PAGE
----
Equitable Life has dropped its lost sale claim against Ernst & Young.
In a dramatic turn of events at the High Court, Equitable said that it would
no longer be pursuing its £1.3bn claim against Ernst & Young for the ‘lost
chance of a sale’ aspect of its £2bn negligence claim.
The move dramatically changes the nature of the lawsuit at the high court,
which, when pegged at over £2bn, threatened E&Y’s future.
Equitable’s withdrawal of the lost sale claim comes after sustained pressure
from Ernst & Young, which had argued that, since Equitable had not raised
the issue in its cross examination of directors, it could not plausibly make the
claim, for £1.3bn.
Mark Hapgood, for E&Y, said last month: ‘It is only the lost sale claim
that enables the Society to go on saying to the press, week after week, that
they are claiming – and inferentially may recover – £2bn from Ernst &
Young. It is quite probably the thought of the embarrassment of having to climb
down from that figure that is keeping the case alive’.
E&Y had even promised to claim indemnity costs from Equitable over the
claim, on the basis that its conduct of the claim had been unreasonably weak.
The withdrawal of the claim reduces Equitable’s claim to at least £700m and
possibly less if other points made by E&Y are taken into perspective,
reducing it to £500m plausibly.
Simultaneously, Equitable attempted to put its climbdown into a more positive
perspective today, saying that, on the bonus claim, the only remaining claim
left in Equitable’s four-year legal battle, E&Y should now stop trying to
‘defend the indefensible’.
The bonus claim alleges that E&Y’s negligence denied Equitable the chance
to reduce bonuses to shore up its financial position. The lost sale claim
related to the lost chance to sell off back-office functions at Equitable, again
to shore up its position.
E&Y withdrew its audit and actuarial partners as witnesses to the claim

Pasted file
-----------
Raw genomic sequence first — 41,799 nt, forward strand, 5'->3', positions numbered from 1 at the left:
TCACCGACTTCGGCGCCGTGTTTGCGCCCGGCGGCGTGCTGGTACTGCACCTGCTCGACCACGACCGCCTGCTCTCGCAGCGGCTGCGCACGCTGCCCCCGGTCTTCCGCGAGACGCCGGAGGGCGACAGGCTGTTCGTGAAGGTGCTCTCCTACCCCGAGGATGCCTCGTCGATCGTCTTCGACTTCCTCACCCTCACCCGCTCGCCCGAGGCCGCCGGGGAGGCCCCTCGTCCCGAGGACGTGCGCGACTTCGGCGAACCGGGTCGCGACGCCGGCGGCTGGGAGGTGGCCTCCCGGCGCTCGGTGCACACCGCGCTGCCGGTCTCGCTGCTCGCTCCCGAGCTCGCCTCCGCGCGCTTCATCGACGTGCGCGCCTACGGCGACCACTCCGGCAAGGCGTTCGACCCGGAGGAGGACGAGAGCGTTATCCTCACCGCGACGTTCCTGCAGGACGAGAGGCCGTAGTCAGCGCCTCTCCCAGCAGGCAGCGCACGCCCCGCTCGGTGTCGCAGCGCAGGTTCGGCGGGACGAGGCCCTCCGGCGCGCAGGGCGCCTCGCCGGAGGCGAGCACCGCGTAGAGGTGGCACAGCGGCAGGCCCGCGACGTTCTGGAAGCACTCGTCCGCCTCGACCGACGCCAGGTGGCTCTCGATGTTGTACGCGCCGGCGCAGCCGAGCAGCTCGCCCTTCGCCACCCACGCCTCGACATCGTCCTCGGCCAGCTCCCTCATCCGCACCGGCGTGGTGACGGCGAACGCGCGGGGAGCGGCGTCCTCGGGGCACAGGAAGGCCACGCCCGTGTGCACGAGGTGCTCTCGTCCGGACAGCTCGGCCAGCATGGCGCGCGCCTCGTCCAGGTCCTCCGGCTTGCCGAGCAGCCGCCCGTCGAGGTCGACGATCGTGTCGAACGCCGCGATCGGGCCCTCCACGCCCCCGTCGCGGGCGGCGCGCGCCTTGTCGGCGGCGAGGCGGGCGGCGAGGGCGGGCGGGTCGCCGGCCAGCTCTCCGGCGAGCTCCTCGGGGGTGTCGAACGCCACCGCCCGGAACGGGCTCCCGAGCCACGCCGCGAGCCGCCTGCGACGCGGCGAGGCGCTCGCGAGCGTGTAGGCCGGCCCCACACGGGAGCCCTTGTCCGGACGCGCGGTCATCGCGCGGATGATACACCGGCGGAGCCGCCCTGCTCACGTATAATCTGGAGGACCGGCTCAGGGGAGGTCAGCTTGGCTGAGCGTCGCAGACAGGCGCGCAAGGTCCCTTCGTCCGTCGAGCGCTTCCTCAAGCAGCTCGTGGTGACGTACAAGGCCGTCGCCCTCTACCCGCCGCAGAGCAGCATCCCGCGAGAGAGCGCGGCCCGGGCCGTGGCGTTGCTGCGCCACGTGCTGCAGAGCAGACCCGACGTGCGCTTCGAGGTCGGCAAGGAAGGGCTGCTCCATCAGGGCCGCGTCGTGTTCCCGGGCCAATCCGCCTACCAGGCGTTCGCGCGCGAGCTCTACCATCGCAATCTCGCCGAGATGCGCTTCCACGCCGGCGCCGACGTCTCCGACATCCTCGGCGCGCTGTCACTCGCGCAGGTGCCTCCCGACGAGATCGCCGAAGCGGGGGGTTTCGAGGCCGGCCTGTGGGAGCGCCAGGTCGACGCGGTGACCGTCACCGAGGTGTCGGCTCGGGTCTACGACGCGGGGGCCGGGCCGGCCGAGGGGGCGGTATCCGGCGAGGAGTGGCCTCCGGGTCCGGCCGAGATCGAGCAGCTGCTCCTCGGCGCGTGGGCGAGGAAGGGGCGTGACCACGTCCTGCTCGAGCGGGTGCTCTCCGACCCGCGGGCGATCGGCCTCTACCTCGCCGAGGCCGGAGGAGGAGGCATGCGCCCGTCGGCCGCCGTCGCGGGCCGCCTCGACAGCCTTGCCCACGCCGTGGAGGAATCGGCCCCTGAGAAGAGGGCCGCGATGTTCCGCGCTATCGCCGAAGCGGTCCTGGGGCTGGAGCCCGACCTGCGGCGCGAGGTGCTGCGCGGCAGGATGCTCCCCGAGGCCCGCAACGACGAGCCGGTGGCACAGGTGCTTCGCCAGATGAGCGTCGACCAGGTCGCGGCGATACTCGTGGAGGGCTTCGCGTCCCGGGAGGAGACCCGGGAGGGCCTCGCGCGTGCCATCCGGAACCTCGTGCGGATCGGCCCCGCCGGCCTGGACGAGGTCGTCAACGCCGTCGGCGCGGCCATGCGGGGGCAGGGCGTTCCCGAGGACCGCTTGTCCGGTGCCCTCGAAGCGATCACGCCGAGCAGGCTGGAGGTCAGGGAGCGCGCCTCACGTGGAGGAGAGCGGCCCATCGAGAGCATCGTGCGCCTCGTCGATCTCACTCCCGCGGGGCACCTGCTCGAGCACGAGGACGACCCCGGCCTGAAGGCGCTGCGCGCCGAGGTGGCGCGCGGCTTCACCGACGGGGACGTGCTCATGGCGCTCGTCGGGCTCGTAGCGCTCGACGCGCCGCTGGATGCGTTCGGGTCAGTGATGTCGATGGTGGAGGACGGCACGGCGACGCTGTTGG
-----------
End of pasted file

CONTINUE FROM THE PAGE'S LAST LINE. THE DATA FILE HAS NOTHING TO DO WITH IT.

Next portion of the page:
last week, which Equitable is attempting to capitalise on by claiming it is a
tacit acceptance of ‘negligence’.
Iain Milligan, for Equitable, told the court that ‘it is unprecedented for
professional people charged with negligence not to be allowed to defend their
professional conduct in court, where that conduct remains a key issue.’
Vanni Treves, the Equitable chairman, said in a statement: ‘Last Thursday was
a turning point in our claim against E&Y and we are now focusing our
attention on E&Y’s audit failure and our bonus claim. We believe that it
does not weaken the overall claim value that we expect to receive at the end of
‘Even though E&Y has tacitly accepted that their audit was negligent, it
appears from the evidence given by the former directors that, although the old
Board should have sold the business to raise capital, they would not have done
‘Pulling out the E&Y partners from defending their professional conduct
and reputations is unprecedented in a negligence claim. The move is intended to
avoid their work being publicly ridiculed in cross-examination. E&Y must now
recognise that their defence to this allegation is bleak, fruitless and doomed
to failure and we call on them to admit negligence.’
Treves also drew attention to expert testimony from KPMG, which came out in
earlier hearings, suggesting that KPMG would not have signed off Equitable’s
accounts in the way that E&Y did.
E&Y has yet to comment on Equitable’s move.
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